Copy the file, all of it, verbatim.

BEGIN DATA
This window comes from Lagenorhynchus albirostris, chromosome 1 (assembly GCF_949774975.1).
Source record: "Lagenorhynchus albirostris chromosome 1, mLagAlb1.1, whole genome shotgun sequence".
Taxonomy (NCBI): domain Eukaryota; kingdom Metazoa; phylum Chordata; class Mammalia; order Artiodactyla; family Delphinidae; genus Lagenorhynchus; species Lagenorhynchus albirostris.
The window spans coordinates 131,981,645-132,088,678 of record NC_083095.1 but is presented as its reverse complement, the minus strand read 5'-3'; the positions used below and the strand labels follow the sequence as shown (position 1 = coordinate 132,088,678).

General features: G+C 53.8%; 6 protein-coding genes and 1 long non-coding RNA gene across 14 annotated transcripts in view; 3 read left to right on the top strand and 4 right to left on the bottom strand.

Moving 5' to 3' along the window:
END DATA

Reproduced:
This window comes from Lagenorhynchus albirostris, chromosome 1 (assembly GCF_949774975.1).
Source record: "Lagenorhynchus albirostris chromosome 1, mLagAlb1.1, whole genome shotgun sequence".
Taxonomy (NCBI): domain Eukaryota; kingdom Metazoa; phylum Chordata; class Mammalia; order Artiodactyla; family Delphinidae; genus Lagenorhynchus; species Lagenorhynchus albirostris.
The window spans coordinates 131,981,645-132,088,678 of record NC_083095.1 but is presented as its reverse complement, the minus strand read 5'-3'; the positions used below and the strand labels follow the sequence as shown (position 1 = coordinate 132,088,678).

General features: G+C 53.8%; 6 protein-coding genes and 1 long non-coding RNA gene across 14 annotated transcripts in view; 3 read left to right on the top strand and 4 right to left on the bottom strand.

Moving 5' to 3' along the window: